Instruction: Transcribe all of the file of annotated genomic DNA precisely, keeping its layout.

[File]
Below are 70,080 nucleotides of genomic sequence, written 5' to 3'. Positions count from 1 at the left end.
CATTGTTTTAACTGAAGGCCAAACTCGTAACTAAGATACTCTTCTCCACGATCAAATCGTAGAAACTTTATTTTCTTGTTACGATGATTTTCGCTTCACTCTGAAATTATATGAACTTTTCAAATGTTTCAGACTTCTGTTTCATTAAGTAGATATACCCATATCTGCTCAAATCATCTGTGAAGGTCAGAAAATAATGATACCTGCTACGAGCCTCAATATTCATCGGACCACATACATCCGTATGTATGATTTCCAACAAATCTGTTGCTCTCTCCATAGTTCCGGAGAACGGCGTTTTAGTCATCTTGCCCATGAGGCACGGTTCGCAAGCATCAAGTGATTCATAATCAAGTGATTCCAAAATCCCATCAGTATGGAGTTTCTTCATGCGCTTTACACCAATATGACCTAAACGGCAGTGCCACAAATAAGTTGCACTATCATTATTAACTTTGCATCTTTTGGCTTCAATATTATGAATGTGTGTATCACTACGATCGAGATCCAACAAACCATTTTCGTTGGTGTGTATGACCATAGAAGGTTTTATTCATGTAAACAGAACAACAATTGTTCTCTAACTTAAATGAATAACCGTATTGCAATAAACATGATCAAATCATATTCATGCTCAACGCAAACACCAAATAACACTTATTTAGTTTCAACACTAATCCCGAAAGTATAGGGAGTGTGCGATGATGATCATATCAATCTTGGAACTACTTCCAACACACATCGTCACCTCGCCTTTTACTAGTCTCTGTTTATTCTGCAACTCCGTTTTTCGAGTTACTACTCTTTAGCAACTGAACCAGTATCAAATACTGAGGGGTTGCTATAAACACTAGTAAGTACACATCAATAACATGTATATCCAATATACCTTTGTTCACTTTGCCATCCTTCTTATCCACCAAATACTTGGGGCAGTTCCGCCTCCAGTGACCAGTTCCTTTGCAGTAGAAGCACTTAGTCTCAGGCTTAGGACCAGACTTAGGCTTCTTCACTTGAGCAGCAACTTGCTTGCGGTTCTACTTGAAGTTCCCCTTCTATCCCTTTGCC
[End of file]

Below are 70,080 nucleotides of genomic sequence, written 5' to 3'. Positions count from 1 at the left end.
CATTGTTTTAACTGAAGGCCAAACTCGTAACTAAGATACTCTTCTCCACGATCAAATCGTAGAAACTTTATTTTCTTGTTACGATGATTTTCGCTTCACTCTGAAATTATATGAACTTTTCAAATGTTTCAGACTTCTGTTTCATTAAGTAGATATACCCATATCTGCTCAAATCATCTGTGAAGGTCAGAAAATAATGATACCTGCTACGAGCCTCAATATTCATCGGACCACATACATCCGTATGTATGATTTCCAACAAATCTGTTGCTCTCTCCATAGTTCCGGAGAACGGCGTTTTAGTCATCTTGCCCATGAGGCACGGTTCGCAAGCATCAAGTGATTCATAATCAAGTGATTCCAAAATCCCATCAGTATGGAGTTTCTTCATGCGCTTTACACCAATATGACCTAAACGGCAGTGCCACAAATAAGTTGCACTATCATTATTAACTTTGCATCTTTTGGCTTCAATATTATGAATGTGTGTATCACTACGATCGAGATCCAACAAACCATTTTCGTTGGTGTGTATGACCATAGAAGGTTTTATTCATGTAAACAGAACAACAATTGTTCTCTAACTTAAATGAATAACCGTATTGCAATAAACATGATCAAATCATATTCATGCTCAACGCAAACACCAAATAACACTTATTTAGTTTCAACACTAATCCCGAAAGTATAGGGAGTGTGCGATGATGATCATATCAATCTTGGAACTACTTCCAACACACATCGTCACCTCGCCTTTTACTAGTCTCTGTTTATTCTGCAACTCCGTTTTTCGAGTTACTACTCTTTAGCAACTGAACCAGTATCAAATACTGAGGGGTTGCTATAAACACTAGTAAGTACACATCAATAACATGTATATCCAATATACCTTTGTTCACTTTGCCATCCTTCTTATCCACCAAATACTTGGGGCAGTTCCGCCTCCAGTGACCAGTTCCTTTGCAGTAGAAGCACTTAGTCTCAGGCTTAGGACCAGACTTAGGCTTCTTCACTTGAGCAGCAACTTGCTTGCGGTTCTACTTGAAGTTCCCCTTCTATCCCTTTGCC